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  1. Editorial Reviews
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Read more Read less. Enter your mobile number or email address below and we'll send you a link to download the free Kindle App. Kindle Cloud Reader Read instantly in your browser. Customers who bought this item also bought. Page 1 of 1 Start over Page 1 of 1. Ethnicity, Race, and Color in Latin America. Latinos and the Cultural Transformation of Race. The Borders of Dominicanidad: Race, Nation, and Archives of Contradiction. In this book, Ginetta E. Candelario shows processes of identity formation among Dominicans in different historical and geographical contexts, and she looks at the nuanced relationship between ethnic and racial identities.

In my opinion, this is one of the best books written on the subject of racial, ethnic, and national identity formation in general. It is the most comprehensive, focused, and balanced treatment to date of Dominican racial and gender ideologies in the United States. Identities on the Island and in the United States. The author renders facile readings of the Dominican chapter of the black experience in the Americas as exceptional or pathological simply unsustainable. In exploring the paradoxes of Dominican ethno-racial identity so creatively, Candelario has produced a fascinating template for scholars and students of race, ethnicity and national identity in general.

Candelario breaks new ground with her analysis of racial formation in Dominican communities in the United States. Black Behind the Ears is a well-researched analysis of the cultural sites through which various actors produce racial understandings in relation to national discourses. It is an important contribution to the study of race, gender and national identity within the Dominican Republic and its US-based migrant communities.

Candelario's "Black behind the Ears" argues compellingly that any serious effort to understand Dominican ideas and practices of race in the ancestral homeland as well as in the diaspora requires a large conceptual framework, a triangular geography of knowledge, and a cultural history formed by Dominican nation-building projects, the difficult plight of the Haitian Republic in the midst of a negrophobic world, the impact of U.

Candelario's book remarkably dares to bring apparently disparate discursive sites to interact convincingly and engagingly in her analysis. She shows instead that it invites White Americans, African Americans, and other Latinos to revisit long-held assumptions about racial categories, ethnic identity, nationality, and the ideologies behind taking the 'visible' for 'real' in matters of race.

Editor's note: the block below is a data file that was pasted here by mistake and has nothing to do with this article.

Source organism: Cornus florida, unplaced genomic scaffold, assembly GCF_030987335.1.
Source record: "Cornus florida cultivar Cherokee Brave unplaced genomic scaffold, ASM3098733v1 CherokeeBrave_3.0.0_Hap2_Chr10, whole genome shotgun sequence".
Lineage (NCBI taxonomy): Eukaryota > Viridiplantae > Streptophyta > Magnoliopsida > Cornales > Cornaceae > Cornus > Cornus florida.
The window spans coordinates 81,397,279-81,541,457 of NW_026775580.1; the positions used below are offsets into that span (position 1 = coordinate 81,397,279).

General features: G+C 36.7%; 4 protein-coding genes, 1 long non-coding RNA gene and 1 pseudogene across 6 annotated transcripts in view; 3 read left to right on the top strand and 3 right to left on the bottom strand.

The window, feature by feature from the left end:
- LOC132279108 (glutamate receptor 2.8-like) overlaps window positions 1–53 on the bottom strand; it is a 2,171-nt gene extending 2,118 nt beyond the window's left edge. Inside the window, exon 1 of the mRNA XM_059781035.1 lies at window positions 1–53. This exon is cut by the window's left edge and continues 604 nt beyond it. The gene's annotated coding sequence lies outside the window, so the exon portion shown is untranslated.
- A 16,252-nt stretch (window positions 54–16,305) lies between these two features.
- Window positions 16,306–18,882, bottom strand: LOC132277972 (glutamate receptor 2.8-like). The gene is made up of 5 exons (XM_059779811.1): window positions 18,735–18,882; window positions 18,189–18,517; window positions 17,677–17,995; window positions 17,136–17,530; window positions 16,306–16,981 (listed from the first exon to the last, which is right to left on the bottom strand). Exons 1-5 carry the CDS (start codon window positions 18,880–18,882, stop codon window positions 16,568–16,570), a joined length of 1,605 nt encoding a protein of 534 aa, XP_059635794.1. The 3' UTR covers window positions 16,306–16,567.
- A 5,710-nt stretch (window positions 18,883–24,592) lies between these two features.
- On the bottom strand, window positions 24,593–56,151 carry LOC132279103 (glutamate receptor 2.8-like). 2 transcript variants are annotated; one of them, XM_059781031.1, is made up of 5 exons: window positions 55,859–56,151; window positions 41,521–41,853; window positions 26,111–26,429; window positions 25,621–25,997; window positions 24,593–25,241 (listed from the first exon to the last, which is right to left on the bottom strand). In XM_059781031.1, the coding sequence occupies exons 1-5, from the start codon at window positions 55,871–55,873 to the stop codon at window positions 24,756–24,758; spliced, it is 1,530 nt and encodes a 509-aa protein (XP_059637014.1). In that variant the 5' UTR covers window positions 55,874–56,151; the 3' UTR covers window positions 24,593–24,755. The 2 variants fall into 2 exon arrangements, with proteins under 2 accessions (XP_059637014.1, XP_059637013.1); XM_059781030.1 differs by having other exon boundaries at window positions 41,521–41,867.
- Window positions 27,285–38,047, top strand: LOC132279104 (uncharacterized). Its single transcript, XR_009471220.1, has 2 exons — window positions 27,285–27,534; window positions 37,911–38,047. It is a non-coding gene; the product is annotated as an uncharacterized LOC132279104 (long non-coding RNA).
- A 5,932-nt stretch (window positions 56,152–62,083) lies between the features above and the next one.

See all Editorial Reviews. Product details File Size: November 21, Sold by: Share your thoughts with other customers. Write a customer review. Showing of 9 reviews. The official historiography, promoted by the Ministry of Education since the first decade of the 20th century, and then by the Ministry of Culture since the mids, usually identified Lempira as a native Lenca chieftain from the west of the country, whose merits included dying defending his territory against the Spanish conquistadors during the third decade of the 16th century.

No other state elevated mythic Indians to such a status. This official and subaltern championing of Lempira after the s must be juxtaposed against the 20th-century narrative of blackness. By the late s, Nicaraguan intellectuals, especially members of or sympathizers with the Sandinista National Liberation Front, and the state, had sanctioned a national narrative of indigenous resistance to the Spaniards during the colonial period, but it largely excluded the living Miskitos, Sutiabas, English-speaking creoles, and others. Comparatively speaking, Nicaraguan historiography until very recently lacked significant scholarly research on its African descendants, even less than Honduras, Guatemala, and Costa Rica, in particular.

The mutilation of our history in order to remove its African element is astounding. Those looking to define a national identity turned the focus on a race that had been oppressed and held back, and was in need of redemption, a point of view that was developing throughout the first half of the 20th century in Latin America and became a part of the literature.

Editorial Reviews

This race is a mestizo, native, Hispanic one, [though] more native than Hispanic. It cannot be spoken of. A sepulchral silence falls over its presence in our history and on those cultural elements that make up our daily life, to the point that everything that comes from this black heritage is disguised as indigenous. The triumph of a silent indigeneity within a homogenous mestizaje achieved preeminence in the s and in the context of the formidable coffee economy that was being consolidated at the time, as Jeff L.